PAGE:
What is being described as the world’s largest offshore wind farm construction programme, involving the building of up to 2500 turbines 80m high has got under way with the allocation of development leases for fifteen sites around the English and Welsh coasts. If fully developed these sites would have a combined capacity of 7200 MW.

The government’s target for offshore capacity has been cranked up following a better than expected response to its call for bids for the second round of site leasing. In the event thirteen developers have won the fifteen leases, three of them (Walney, West Duddon and Gwynt y Mor) for sites off the north-west coast, eight in the north-east (Westernmost Rough, Humber, Triton Knoll, Race Bank, Lincs, Docking Shoal, Dudgeon East and Sheringham) and four in the outer Thames estuary – Gunfleet Sands, Greater Gabbard, London Array and Thanet.

A development dubbed London Array, which if fully realised would probably be the world’s largest individual offshore site, has been proposed by a consortium of Powergen Renewables, Shell WindEnergy and CORE Ltd, who have gained the opportunity to lease a site in the outer Thames Estuary. It is claimed that the wind farm could ultimately supply up to a quarter of London’s power. Shell, CORE and Powergen would each own a third of the project. Further technical and environmental studies are to be undertaken to establish viability as well as an extensive consultation process.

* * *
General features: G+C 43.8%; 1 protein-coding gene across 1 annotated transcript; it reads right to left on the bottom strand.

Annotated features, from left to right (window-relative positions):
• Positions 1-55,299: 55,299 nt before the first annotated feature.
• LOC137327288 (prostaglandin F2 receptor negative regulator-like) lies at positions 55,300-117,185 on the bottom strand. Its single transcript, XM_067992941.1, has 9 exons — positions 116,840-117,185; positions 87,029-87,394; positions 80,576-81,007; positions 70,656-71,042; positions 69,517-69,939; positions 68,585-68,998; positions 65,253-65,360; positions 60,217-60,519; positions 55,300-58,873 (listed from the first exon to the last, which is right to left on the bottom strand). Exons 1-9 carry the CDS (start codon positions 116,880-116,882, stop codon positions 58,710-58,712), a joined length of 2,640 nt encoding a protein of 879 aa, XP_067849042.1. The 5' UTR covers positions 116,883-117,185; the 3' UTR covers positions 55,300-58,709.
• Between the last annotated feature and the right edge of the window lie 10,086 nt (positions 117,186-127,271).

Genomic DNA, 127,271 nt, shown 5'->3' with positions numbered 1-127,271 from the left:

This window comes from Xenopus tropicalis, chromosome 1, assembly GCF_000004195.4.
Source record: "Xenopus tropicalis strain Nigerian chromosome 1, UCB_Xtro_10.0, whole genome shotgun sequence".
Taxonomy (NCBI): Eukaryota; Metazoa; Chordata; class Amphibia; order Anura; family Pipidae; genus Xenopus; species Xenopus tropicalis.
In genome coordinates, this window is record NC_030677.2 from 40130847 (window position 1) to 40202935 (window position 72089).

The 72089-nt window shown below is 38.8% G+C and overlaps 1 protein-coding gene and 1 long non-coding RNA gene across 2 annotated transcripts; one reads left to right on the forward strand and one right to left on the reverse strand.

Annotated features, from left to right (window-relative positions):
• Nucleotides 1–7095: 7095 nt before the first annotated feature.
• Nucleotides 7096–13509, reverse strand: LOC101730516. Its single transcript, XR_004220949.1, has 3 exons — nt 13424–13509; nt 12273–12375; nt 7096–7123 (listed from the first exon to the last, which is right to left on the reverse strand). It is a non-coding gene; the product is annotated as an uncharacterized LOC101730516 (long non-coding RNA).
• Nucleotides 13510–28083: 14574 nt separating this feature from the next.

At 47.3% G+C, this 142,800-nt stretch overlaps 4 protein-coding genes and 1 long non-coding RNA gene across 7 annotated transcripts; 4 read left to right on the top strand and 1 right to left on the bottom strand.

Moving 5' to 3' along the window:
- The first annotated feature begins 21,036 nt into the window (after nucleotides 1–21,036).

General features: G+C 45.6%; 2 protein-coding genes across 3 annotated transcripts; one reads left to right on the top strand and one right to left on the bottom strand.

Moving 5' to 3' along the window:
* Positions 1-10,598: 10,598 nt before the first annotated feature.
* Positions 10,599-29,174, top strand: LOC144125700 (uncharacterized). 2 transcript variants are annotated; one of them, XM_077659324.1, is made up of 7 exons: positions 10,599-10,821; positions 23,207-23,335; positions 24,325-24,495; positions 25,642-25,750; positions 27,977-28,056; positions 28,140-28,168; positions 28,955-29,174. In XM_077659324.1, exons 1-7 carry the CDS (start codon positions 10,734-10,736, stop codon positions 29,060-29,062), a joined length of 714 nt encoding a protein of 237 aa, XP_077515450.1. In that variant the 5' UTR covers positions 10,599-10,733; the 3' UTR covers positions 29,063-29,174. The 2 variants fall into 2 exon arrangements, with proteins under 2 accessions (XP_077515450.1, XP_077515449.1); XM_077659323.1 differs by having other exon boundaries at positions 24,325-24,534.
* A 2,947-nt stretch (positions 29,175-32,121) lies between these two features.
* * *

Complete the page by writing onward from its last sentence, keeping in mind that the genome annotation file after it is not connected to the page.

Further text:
The current plan calls for construction in four phases. The first would be a 300 MW wind farm to be commissioned in 2007. Depending on the success of the first phase, three further phases of slightly smaller size would be commissioned in 2008, 2009 and 2010 respectively. The full development would generate around 1000 MW from up to 300 turbines.

The farm would be located around 20 km out to sea where it is expected to be of little visual impact, but should contribute significantly to meeting the UK’s target for increasing the proportion of electricity generated from renewables by 2015. If built, the wind farm would prevent 1.3 million tonnes/year of greenhouse gas emissions.

A second lease, to build and operate a 500 MW windfarm 25 km offshore at Greater Gabbard in the outer Thames estuary has been granted to a consortium of Airtricity and Fluor. Airtricity is already well known for its Arklow Bank project. This project consists of a single site at twin sandbanks known as the Inner Gabbard and the Galloper. It is regarded as ideal for reasons of wind speed, shallow water, and suitable ground conditions.

•An even larger project may materialise if German developer WPD AG is granted planning

permission for the Hochsee-windpark Nordsee at a site located in the North Sea 100 km north of Borkum island where it hopes to erect 508 x 4.5 MW units amounting to 2286 MW.

Such a wind farm would be among the biggest in the world, offshore or otherwise.